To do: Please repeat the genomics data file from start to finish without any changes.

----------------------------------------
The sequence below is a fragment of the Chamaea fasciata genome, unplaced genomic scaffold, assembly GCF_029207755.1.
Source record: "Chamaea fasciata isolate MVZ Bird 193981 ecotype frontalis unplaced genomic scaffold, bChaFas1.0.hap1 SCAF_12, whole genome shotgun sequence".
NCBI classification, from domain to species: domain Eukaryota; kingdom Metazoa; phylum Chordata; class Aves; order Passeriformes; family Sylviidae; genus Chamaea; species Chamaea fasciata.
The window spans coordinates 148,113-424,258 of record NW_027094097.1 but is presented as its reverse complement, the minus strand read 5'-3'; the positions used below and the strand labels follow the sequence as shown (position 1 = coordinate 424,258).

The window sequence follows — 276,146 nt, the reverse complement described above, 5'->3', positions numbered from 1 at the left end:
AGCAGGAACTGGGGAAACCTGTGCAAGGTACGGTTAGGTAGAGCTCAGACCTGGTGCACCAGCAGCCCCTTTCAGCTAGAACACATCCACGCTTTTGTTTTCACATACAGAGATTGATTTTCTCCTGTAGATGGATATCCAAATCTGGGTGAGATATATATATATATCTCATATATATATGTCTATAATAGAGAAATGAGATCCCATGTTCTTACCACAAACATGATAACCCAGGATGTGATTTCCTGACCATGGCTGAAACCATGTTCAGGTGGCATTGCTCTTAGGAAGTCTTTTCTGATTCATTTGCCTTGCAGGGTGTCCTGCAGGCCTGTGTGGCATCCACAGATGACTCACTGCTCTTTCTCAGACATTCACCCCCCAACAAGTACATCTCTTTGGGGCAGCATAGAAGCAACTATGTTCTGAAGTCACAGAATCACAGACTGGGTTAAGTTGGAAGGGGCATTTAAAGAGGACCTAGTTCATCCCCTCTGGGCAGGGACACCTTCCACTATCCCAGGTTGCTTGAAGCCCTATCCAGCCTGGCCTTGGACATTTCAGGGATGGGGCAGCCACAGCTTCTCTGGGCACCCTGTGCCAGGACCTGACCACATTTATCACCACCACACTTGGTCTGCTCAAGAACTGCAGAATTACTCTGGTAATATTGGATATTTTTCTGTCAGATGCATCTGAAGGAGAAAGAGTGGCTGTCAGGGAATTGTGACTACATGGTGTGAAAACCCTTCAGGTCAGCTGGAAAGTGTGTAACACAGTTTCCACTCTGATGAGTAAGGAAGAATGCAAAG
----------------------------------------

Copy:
The sequence below is a fragment of the Chamaea fasciata genome, unplaced genomic scaffold, assembly GCF_029207755.1.
Source record: "Chamaea fasciata isolate MVZ Bird 193981 ecotype frontalis unplaced genomic scaffold, bChaFas1.0.hap1 SCAF_12, whole genome shotgun sequence".
NCBI classification, from domain to species: domain Eukaryota; kingdom Metazoa; phylum Chordata; class Aves; order Passeriformes; family Sylviidae; genus Chamaea; species Chamaea fasciata.
The window spans coordinates 148,113-424,258 of record NW_027094097.1 but is presented as its reverse complement, the minus strand read 5'-3'; the positions used below and the strand labels follow the sequence as shown (position 1 = coordinate 424,258).

The window sequence follows — 276,146 nt, the reverse complement described above, 5'->3', positions numbered from 1 at the left end:
AGCAGGAACTGGGGAAACCTGTGCAAGGTACGGTTAGGTAGAGCTCAGACCTGGTGCACCAGCAGCCCCTTTCAGCTAGAACACATCCACGCTTTTGTTTTCACATACAGAGATTGATTTTCTCCTGTAGATGGATATCCAAATCTGGGTGAGATATATATATATATCTCATATATATATGTCTATAATAGAGAAATGAGATCCCATGTTCTTACCACAAACATGATAACCCAGGATGTGATTTCCTGACCATGGCTGAAACCATGTTCAGGTGGCATTGCTCTTAGGAAGTCTTTTCTGATTCATTTGCCTTGCAGGGTGTCCTGCAGGCCTGTGTGGCATCCACAGATGACTCACTGCTCTTTCTCAGACATTCACCCCCCAACAAGTACATCTCTTTGGGGCAGCATAGAAGCAACTATGTTCTGAAGTCACAGAATCACAGACTGGGTTAAGTTGGAAGGGGCATTTAAAGAGGACCTAGTTCATCCCCTCTGGGCAGGGACACCTTCCACTATCCCAGGTTGCTTGAAGCCCTATCCAGCCTGGCCTTGGACATTTCAGGGATGGGGCAGCCACAGCTTCTCTGGGCACCCTGTGCCAGGACCTGACCACATTTATCACCACCACACTTGGTCTGCTCAAGAACTGCAGAATTACTCTGGTAATATTGGATATTTTTCTGTCAGATGCATCTGAAGGAGAAAGAGTGGCTGTCAGGGAATTGTGACTACATGGTGTGAAAACCCTTCAGGTCAGCTGGAAAGTGTGTAACACAGTTTCCACTCTGATGAGTAAGGAAGAATGCAAAG